Saturday, January 19, 2013

The Workshops Begin! Empowering Native Inn Owners to Harvest Rainwater and Grow Food on San Andres Island

Update from F2F volunteers in the field in Colombia…

Femke and Matt discuss the benefits of small-scale vegetable
gardening to a group of small inn owners
We only have one week left here on San Andres Island and are humming along with our assignment. One highlight has been meeting the staff and consultants working for our host organization the Providence Foundation. This nonprofit organization is dedicated to addressing social and environmental concerns on the archipelago of San Andres, Providence and Santa Catalina islands. The Providence Foundation was the group that initially encouraged and supported the posadas nativas (native inns) to form an association, which is now called the Caribbean Paradise Lodging Association (CPLA). The members of CPLA have been our target audience.

Matt measures the footprint of an inn to
determine the roof catchment size
Providence Foundation executive director June Marie Mow and ecologist Laura Valderrama helped advise us as we prepared for and held our first community meeting for members of the CPLA. In the meeting, we discussed the economic, environmental and social benefits of rainwater harvesting and small-scale farming in the posadas. We also passed around sign up sheets for the farming workshop we will hold next Tuesday and the home rainwater harvesting system assessments that we have been conducting for the posadas. We were thrilled by the overwhelming support and enthusiasm of the posadas and expect a great turnout at our workshop next week.

We have also completed the first half of our home rainwater harvesting system assessments. For each assessment, we visit the posada to take a series of measurements and conduct an interview with the owner to analyze the efficiency of their current rainwater system. Our aim is to help the posadas move away from using bottled water or water supplied by the unreliable local water company (that is rumored to use environmentally unsound practices).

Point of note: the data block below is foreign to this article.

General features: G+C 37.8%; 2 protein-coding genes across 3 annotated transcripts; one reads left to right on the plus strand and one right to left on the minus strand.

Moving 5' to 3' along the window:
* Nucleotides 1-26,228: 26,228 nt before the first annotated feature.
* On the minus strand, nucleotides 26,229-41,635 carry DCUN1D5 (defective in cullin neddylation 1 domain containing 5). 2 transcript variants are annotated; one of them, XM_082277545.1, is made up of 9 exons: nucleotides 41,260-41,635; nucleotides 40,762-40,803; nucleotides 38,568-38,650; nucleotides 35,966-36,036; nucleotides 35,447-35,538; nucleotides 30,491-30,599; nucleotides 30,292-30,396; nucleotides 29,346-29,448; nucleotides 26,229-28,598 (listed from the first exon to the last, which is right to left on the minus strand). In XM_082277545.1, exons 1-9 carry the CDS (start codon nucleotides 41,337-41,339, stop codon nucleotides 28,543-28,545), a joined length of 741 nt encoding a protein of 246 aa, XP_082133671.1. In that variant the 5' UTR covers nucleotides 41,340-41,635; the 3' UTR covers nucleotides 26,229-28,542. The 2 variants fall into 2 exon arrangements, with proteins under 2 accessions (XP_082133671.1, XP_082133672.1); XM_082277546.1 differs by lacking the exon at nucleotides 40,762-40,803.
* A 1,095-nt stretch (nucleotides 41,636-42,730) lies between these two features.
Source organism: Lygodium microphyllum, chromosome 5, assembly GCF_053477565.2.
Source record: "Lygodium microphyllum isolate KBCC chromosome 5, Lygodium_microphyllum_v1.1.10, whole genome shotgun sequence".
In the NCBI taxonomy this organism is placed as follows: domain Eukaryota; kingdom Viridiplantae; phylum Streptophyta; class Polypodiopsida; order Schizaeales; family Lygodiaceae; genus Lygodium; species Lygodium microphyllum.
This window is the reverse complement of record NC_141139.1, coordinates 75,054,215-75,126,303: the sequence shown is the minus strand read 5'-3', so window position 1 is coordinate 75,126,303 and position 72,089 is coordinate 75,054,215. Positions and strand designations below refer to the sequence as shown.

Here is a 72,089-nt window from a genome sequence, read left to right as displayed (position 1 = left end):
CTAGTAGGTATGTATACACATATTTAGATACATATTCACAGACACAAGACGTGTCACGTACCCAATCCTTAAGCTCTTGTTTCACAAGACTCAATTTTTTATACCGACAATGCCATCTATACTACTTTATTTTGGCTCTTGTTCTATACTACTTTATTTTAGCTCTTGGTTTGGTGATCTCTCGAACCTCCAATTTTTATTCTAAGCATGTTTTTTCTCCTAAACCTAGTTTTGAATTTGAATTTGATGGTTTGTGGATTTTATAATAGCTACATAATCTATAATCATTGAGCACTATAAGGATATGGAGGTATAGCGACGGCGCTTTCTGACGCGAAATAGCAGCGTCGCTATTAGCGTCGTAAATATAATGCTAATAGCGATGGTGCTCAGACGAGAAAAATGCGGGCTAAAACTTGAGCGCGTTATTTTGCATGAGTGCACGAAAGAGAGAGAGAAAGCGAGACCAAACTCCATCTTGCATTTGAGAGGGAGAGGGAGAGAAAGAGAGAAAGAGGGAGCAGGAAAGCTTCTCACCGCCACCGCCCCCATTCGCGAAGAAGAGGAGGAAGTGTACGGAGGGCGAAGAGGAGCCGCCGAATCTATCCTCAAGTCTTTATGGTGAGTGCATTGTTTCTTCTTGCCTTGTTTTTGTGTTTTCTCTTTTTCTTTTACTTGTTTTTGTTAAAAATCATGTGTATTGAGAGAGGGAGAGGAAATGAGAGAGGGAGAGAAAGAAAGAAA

Femke sips fresh sorrel flower juice made by
a native inn owner with herbs from her garden
One assessment that stood out was at a posada called Coconut Paradise. It is one of the most historic houses on the island, with a rainwater cistern that is over 90 years old! We were impressed by the size of the cistern’s capacity of over 22,000 gallons. However, we did determine that the posada could make a few upgrades, such as replacing their gutters to prevent spill-over during heavy rain storms, that would improve their system and allow them to discontinue their connection to the water company. We also encouraged them to place screens on all of their open tubes and tanks in order to keep the mosquitoes at bay. Finally, we suggested that they install gutters on their kitchen, which is a separate building from the main house, to capture water for irrigating their vegetable garden.

A few of the other common recommendations we have made in these assessments are: increasing storage capacity by adding additional tanks or cisterns and investigating water purification options to reduce reliance on bottled water for drinking. With the help of the Providence Foundation, we will give the posadas as many resources, tools, and information as is available so that they may implement our recommendations in the coming months.

-- Femke Oldham and Matthew Freiberg

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